3 European Christmas traditions you didn’t know about

3 European Christmas traditions you didn’t know about

Have you heard that there is no Santa Claus in the Czech Republic?

Most of the movies we watch and the books we read have a very accurate depiction of the holiday season. christmas is always associated with Santa Claus, families always open the gifts on the morning of December 25, and they always have turkey for dinner. While this portrayal is certainly not wrong, it does not take into account or represent the traditions of other cultures.

People all over the world celebrate Christmas in their own way. However, we often perceive their customs as strange simply because we are never exposed to them. For this reason, TheMayor.EU has chosen to share and explore 3 European Christmas traditions that few have heard of in order to shed some light on some of the lesser known holiday customs.

No Santa Claus in the Czech Republic

The Czechs celebrate Christmas but do not have Santa Claus. Given the conventional representation of the holiday season, this phrase may seem almost like a contradiction since Santa Claus has almost become synonymous with Christmas. In turn, this leaves people wondering: If not Santa Claus, then who?

Instead of waiting for Santa Claus and his reindeer, Czech children are waiting Jezisek – Baby Jesus. Going further, unlike Santa Claus, Jezisek does not sneak into the house while everyone is sleeping but rather while the children are eating on Christmas Eve. Then he delivers their gifts and rings a bell to announce their arrival.

It is important to note that even though the Czechs do not believe in Santa Claus, they do believe in Saint Nicholas. That is to say, during the first week of December, Saint Nicholas visits the children to judge whether they have been naughty or nice and to distribute small gifts.

Krampus: a scary Christmas character

While most children fear they’ll be given charcoal if they misbehave, little ones in the Bavarian and Austrian Alps are afraid of something much scarier: Krampus, a half-goat, half-devil who takes on the role of Santa’s sidekick.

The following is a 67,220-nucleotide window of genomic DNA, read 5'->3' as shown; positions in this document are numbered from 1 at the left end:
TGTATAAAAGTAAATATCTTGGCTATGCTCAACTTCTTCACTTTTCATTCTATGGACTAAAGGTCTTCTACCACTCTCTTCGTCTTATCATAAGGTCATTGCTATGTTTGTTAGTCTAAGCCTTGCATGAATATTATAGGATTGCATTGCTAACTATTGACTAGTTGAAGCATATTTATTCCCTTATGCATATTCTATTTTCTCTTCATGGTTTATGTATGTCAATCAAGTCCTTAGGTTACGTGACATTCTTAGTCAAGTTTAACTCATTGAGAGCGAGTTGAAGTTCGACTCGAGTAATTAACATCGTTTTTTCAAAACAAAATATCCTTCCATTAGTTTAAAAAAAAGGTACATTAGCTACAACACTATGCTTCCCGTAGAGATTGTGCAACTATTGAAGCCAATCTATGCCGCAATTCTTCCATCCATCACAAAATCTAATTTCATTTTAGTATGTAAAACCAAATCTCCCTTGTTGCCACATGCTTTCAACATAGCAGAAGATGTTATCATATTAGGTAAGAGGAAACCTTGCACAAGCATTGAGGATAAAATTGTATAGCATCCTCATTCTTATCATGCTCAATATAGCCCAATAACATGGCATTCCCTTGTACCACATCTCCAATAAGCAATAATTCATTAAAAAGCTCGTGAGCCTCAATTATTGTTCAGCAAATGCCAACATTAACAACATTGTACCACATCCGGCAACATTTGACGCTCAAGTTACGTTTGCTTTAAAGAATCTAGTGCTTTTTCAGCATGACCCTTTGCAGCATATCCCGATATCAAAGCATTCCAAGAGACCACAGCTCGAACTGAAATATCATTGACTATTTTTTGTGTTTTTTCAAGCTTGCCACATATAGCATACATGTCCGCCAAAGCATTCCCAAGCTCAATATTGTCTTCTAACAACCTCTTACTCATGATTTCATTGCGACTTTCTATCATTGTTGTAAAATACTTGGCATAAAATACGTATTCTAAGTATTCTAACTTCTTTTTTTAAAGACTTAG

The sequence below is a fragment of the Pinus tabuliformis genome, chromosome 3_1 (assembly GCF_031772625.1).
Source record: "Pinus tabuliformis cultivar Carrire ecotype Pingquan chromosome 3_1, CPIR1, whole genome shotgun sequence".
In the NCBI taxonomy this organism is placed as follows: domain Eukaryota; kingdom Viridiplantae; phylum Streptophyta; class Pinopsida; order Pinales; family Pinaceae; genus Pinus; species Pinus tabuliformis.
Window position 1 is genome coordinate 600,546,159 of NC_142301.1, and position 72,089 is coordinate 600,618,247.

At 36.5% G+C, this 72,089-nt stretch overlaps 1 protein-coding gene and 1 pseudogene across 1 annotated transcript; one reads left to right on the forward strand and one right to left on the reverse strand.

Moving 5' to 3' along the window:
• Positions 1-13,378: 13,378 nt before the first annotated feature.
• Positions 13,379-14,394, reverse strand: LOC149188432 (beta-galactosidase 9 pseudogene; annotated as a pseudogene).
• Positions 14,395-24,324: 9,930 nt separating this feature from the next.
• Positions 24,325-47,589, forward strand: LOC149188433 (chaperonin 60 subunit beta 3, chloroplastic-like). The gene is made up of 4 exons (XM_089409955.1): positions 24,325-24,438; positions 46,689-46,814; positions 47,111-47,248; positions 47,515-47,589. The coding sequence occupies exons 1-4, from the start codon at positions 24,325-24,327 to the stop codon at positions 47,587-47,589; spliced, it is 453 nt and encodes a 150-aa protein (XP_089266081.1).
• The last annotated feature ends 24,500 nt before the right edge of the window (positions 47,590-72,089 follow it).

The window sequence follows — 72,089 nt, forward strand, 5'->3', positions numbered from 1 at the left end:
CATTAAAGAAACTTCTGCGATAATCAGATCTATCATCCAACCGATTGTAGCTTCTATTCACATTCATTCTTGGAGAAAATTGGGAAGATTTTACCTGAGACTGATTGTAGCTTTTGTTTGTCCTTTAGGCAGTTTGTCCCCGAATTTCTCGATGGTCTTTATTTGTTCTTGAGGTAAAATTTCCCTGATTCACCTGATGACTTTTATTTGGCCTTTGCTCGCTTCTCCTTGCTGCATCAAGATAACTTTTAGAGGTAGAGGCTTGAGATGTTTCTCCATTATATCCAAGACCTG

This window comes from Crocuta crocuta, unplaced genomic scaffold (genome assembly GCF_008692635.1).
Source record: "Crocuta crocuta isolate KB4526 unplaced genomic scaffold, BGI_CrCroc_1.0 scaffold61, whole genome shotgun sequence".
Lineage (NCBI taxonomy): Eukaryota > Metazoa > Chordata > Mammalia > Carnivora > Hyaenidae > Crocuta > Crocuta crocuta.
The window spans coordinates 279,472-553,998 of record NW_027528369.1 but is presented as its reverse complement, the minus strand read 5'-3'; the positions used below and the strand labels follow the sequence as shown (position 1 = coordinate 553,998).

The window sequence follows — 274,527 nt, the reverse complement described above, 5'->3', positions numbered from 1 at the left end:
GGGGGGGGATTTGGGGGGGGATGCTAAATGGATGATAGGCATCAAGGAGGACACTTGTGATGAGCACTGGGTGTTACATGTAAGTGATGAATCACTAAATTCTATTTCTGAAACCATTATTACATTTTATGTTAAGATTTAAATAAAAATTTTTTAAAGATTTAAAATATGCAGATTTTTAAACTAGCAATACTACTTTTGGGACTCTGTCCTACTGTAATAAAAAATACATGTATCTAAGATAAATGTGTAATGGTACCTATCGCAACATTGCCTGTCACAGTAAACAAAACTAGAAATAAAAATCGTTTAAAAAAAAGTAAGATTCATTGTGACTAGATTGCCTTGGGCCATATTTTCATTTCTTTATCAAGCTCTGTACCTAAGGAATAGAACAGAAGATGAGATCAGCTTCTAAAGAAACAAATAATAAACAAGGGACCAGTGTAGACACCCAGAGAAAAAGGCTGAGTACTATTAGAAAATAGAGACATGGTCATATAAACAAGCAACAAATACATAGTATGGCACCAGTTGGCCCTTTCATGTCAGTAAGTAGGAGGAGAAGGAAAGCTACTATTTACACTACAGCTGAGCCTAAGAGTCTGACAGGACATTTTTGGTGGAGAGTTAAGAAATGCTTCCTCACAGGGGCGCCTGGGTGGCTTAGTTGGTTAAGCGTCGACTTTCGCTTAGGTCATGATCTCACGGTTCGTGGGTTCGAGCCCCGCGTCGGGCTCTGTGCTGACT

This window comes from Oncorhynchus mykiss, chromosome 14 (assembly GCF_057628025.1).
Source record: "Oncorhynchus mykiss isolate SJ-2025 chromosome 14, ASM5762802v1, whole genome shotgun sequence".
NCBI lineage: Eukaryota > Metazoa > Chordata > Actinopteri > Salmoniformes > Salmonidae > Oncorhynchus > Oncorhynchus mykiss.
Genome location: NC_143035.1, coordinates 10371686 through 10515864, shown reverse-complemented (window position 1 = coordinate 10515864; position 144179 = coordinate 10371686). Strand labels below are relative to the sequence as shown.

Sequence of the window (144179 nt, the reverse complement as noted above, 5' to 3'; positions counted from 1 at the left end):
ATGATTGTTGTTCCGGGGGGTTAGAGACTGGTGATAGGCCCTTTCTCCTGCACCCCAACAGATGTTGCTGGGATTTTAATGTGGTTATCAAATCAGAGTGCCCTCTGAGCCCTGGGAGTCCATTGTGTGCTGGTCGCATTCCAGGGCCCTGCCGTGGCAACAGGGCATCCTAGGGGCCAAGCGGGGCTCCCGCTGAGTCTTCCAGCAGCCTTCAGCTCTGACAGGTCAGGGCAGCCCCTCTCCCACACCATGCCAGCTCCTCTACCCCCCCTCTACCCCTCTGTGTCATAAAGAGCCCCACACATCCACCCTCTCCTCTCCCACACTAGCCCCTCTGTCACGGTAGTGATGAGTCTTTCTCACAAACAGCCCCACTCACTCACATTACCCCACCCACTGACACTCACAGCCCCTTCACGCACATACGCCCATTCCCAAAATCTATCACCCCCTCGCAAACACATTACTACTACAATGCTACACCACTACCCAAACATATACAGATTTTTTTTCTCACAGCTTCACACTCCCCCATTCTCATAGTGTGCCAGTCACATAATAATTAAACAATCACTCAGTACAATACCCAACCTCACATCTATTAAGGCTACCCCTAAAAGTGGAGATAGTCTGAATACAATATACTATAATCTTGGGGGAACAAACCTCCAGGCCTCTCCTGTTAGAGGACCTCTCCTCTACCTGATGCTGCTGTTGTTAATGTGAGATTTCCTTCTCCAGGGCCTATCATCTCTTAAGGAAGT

As in the Czech Republic, Saint-Nicolas visits the children on the night of December 5 in the Alps. However, he does so alongside Krampus, who threatens to kidnap those who have been evil over the year. This evening is therefore known as Krampusnacht (Krampus night).

Also on this evening, southern Bavarian men sometimes dress up as mythical creatures and roam the streets, waiting to be invited by the parents of misbehaving children.

Krampus’ origins are unclear, with many believing the legend dates back to before Christianity.

Playing pranks in Spain

Known as the Spanish version of April Fool’s Day, Dia de Los Santos Inocentes (Saint Innocents’ Day) takes place on December 28. To mark the day, Spaniards pull pranks, dress up in funny costumes and cheat their loved ones.

Although the day has religious significance and stems from an event in the Bible, it has evolved over time. So where people once prayed, now they do simple pranks like swapping salt and sugar. These little jokes are known as innocent and are an integral part of the holiday season.

Of course, these pranks can also be more elaborate, with the media often making up fake reports and ridiculous stories. Additionally, some cities hold carnivals, fundraisers, and parades to mark the day.

In summary, there are countless Christmas traditions not only in Europe but all over the world. More importantly, they are all equally special.

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